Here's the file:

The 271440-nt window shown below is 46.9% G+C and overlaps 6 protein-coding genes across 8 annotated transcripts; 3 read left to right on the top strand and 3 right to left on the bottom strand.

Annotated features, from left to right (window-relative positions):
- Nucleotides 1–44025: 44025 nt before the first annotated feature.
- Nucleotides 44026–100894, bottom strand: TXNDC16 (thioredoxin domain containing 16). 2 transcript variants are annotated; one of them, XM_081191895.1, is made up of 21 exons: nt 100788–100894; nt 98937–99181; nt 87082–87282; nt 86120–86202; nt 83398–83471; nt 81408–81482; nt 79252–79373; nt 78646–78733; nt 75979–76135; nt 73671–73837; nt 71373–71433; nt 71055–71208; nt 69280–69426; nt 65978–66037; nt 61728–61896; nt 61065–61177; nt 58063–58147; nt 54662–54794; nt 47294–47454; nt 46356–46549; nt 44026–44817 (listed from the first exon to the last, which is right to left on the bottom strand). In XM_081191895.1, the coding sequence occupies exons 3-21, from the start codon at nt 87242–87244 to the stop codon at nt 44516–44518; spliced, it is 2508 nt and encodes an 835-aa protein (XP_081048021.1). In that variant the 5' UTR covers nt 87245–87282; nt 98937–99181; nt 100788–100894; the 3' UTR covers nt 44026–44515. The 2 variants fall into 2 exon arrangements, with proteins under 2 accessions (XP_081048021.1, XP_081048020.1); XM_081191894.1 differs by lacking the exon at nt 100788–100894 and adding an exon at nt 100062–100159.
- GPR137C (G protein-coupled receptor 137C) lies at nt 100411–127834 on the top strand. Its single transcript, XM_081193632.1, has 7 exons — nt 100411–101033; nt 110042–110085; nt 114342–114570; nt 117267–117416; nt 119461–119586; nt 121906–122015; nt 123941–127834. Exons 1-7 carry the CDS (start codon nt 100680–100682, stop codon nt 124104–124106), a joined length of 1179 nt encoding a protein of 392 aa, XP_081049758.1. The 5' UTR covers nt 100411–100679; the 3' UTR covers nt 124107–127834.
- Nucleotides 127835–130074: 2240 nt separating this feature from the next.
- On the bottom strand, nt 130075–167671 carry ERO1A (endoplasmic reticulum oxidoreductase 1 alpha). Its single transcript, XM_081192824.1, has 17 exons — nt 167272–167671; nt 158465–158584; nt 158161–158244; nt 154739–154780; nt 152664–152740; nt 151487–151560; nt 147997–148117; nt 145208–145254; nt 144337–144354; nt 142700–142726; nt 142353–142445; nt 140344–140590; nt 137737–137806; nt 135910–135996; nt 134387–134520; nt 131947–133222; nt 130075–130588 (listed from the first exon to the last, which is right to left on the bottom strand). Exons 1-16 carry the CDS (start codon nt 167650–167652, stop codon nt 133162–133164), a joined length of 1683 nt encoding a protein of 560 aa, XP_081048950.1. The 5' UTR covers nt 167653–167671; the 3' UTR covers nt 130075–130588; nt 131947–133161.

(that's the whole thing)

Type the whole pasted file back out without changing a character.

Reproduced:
The 271440-nt window shown below is 46.9% G+C and overlaps 6 protein-coding genes across 8 annotated transcripts; 3 read left to right on the top strand and 3 right to left on the bottom strand.

Annotated features, from left to right (window-relative positions):
- Nucleotides 1–44025: 44025 nt before the first annotated feature.
- Nucleotides 44026–100894, bottom strand: TXNDC16 (thioredoxin domain containing 16). 2 transcript variants are annotated; one of them, XM_081191895.1, is made up of 21 exons: nt 100788–100894; nt 98937–99181; nt 87082–87282; nt 86120–86202; nt 83398–83471; nt 81408–81482; nt 79252–79373; nt 78646–78733; nt 75979–76135; nt 73671–73837; nt 71373–71433; nt 71055–71208; nt 69280–69426; nt 65978–66037; nt 61728–61896; nt 61065–61177; nt 58063–58147; nt 54662–54794; nt 47294–47454; nt 46356–46549; nt 44026–44817 (listed from the first exon to the last, which is right to left on the bottom strand). In XM_081191895.1, the coding sequence occupies exons 3-21, from the start codon at nt 87242–87244 to the stop codon at nt 44516–44518; spliced, it is 2508 nt and encodes an 835-aa protein (XP_081048021.1). In that variant the 5' UTR covers nt 87245–87282; nt 98937–99181; nt 100788–100894; the 3' UTR covers nt 44026–44515. The 2 variants fall into 2 exon arrangements, with proteins under 2 accessions (XP_081048021.1, XP_081048020.1); XM_081191894.1 differs by lacking the exon at nt 100788–100894 and adding an exon at nt 100062–100159.
- GPR137C (G protein-coupled receptor 137C) lies at nt 100411–127834 on the top strand. Its single transcript, XM_081193632.1, has 7 exons — nt 100411–101033; nt 110042–110085; nt 114342–114570; nt 117267–117416; nt 119461–119586; nt 121906–122015; nt 123941–127834. Exons 1-7 carry the CDS (start codon nt 100680–100682, stop codon nt 124104–124106), a joined length of 1179 nt encoding a protein of 392 aa, XP_081049758.1. The 5' UTR covers nt 100411–100679; the 3' UTR covers nt 124107–127834.
- Nucleotides 127835–130074: 2240 nt separating this feature from the next.
- On the bottom strand, nt 130075–167671 carry ERO1A (endoplasmic reticulum oxidoreductase 1 alpha). Its single transcript, XM_081192824.1, has 17 exons — nt 167272–167671; nt 158465–158584; nt 158161–158244; nt 154739–154780; nt 152664–152740; nt 151487–151560; nt 147997–148117; nt 145208–145254; nt 144337–144354; nt 142700–142726; nt 142353–142445; nt 140344–140590; nt 137737–137806; nt 135910–135996; nt 134387–134520; nt 131947–133222; nt 130075–130588 (listed from the first exon to the last, which is right to left on the bottom strand). Exons 1-16 carry the CDS (start codon nt 167650–167652, stop codon nt 133162–133164), a joined length of 1683 nt encoding a protein of 560 aa, XP_081048950.1. The 5' UTR covers nt 167653–167671; the 3' UTR covers nt 130075–130588; nt 131947–133161.